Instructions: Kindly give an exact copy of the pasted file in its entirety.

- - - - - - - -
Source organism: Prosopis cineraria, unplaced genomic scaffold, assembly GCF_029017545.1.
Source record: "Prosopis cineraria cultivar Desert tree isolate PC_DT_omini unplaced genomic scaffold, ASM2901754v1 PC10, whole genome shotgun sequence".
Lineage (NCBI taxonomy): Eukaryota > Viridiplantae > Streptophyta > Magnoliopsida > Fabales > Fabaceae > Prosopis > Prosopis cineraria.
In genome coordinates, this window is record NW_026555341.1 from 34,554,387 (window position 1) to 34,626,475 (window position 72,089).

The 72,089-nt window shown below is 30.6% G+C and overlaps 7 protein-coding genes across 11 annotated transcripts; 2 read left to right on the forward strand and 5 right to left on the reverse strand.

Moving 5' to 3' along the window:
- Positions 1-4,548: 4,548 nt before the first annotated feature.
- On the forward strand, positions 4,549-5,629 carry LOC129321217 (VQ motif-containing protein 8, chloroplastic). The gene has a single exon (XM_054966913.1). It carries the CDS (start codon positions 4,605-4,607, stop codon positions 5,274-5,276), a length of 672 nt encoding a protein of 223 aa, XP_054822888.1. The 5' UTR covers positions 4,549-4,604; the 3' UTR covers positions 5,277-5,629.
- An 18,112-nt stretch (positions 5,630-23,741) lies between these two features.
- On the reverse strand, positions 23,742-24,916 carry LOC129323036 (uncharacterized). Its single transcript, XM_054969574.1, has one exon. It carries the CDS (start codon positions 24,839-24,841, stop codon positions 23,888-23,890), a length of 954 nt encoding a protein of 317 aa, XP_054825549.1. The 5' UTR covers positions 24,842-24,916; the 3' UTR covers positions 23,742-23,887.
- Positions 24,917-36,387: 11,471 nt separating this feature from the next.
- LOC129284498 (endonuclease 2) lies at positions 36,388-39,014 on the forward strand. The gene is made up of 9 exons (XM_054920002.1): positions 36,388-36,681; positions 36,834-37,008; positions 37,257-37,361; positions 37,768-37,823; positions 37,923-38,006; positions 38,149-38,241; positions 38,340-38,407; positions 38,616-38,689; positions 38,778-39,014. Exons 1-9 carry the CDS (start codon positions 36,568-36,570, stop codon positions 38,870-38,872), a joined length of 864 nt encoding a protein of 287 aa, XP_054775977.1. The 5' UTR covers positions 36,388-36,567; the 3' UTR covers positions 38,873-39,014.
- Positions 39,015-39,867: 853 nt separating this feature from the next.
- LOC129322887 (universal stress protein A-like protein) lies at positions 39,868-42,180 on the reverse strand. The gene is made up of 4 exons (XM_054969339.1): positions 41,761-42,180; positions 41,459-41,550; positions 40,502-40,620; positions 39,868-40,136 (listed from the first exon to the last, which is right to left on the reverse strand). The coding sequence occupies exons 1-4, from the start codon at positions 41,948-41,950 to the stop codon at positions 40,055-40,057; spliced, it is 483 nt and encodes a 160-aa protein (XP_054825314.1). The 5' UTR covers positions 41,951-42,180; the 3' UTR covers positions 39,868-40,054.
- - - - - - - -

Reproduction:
Source organism: Prosopis cineraria, unplaced genomic scaffold, assembly GCF_029017545.1.
Source record: "Prosopis cineraria cultivar Desert tree isolate PC_DT_omini unplaced genomic scaffold, ASM2901754v1 PC10, whole genome shotgun sequence".
Lineage (NCBI taxonomy): Eukaryota > Viridiplantae > Streptophyta > Magnoliopsida > Fabales > Fabaceae > Prosopis > Prosopis cineraria.
In genome coordinates, this window is record NW_026555341.1 from 34,554,387 (window position 1) to 34,626,475 (window position 72,089).

The 72,089-nt window shown below is 30.6% G+C and overlaps 7 protein-coding genes across 11 annotated transcripts; 2 read left to right on the forward strand and 5 right to left on the reverse strand.

Moving 5' to 3' along the window:
- Positions 1-4,548: 4,548 nt before the first annotated feature.
- On the forward strand, positions 4,549-5,629 carry LOC129321217 (VQ motif-containing protein 8, chloroplastic). The gene has a single exon (XM_054966913.1). It carries the CDS (start codon positions 4,605-4,607, stop codon positions 5,274-5,276), a length of 672 nt encoding a protein of 223 aa, XP_054822888.1. The 5' UTR covers positions 4,549-4,604; the 3' UTR covers positions 5,277-5,629.
- An 18,112-nt stretch (positions 5,630-23,741) lies between these two features.
- On the reverse strand, positions 23,742-24,916 carry LOC129323036 (uncharacterized). Its single transcript, XM_054969574.1, has one exon. It carries the CDS (start codon positions 24,839-24,841, stop codon positions 23,888-23,890), a length of 954 nt encoding a protein of 317 aa, XP_054825549.1. The 5' UTR covers positions 24,842-24,916; the 3' UTR covers positions 23,742-23,887.
- Positions 24,917-36,387: 11,471 nt separating this feature from the next.
- LOC129284498 (endonuclease 2) lies at positions 36,388-39,014 on the forward strand. The gene is made up of 9 exons (XM_054920002.1): positions 36,388-36,681; positions 36,834-37,008; positions 37,257-37,361; positions 37,768-37,823; positions 37,923-38,006; positions 38,149-38,241; positions 38,340-38,407; positions 38,616-38,689; positions 38,778-39,014. Exons 1-9 carry the CDS (start codon positions 36,568-36,570, stop codon positions 38,870-38,872), a joined length of 864 nt encoding a protein of 287 aa, XP_054775977.1. The 5' UTR covers positions 36,388-36,567; the 3' UTR covers positions 38,873-39,014.
- Positions 39,015-39,867: 853 nt separating this feature from the next.
- LOC129322887 (universal stress protein A-like protein) lies at positions 39,868-42,180 on the reverse strand. The gene is made up of 4 exons (XM_054969339.1): positions 41,761-42,180; positions 41,459-41,550; positions 40,502-40,620; positions 39,868-40,136 (listed from the first exon to the last, which is right to left on the reverse strand). The coding sequence occupies exons 1-4, from the start codon at positions 41,948-41,950 to the stop codon at positions 40,055-40,057; spliced, it is 483 nt and encodes a 160-aa protein (XP_054825314.1). The 5' UTR covers positions 41,951-42,180; the 3' UTR covers positions 39,868-40,054.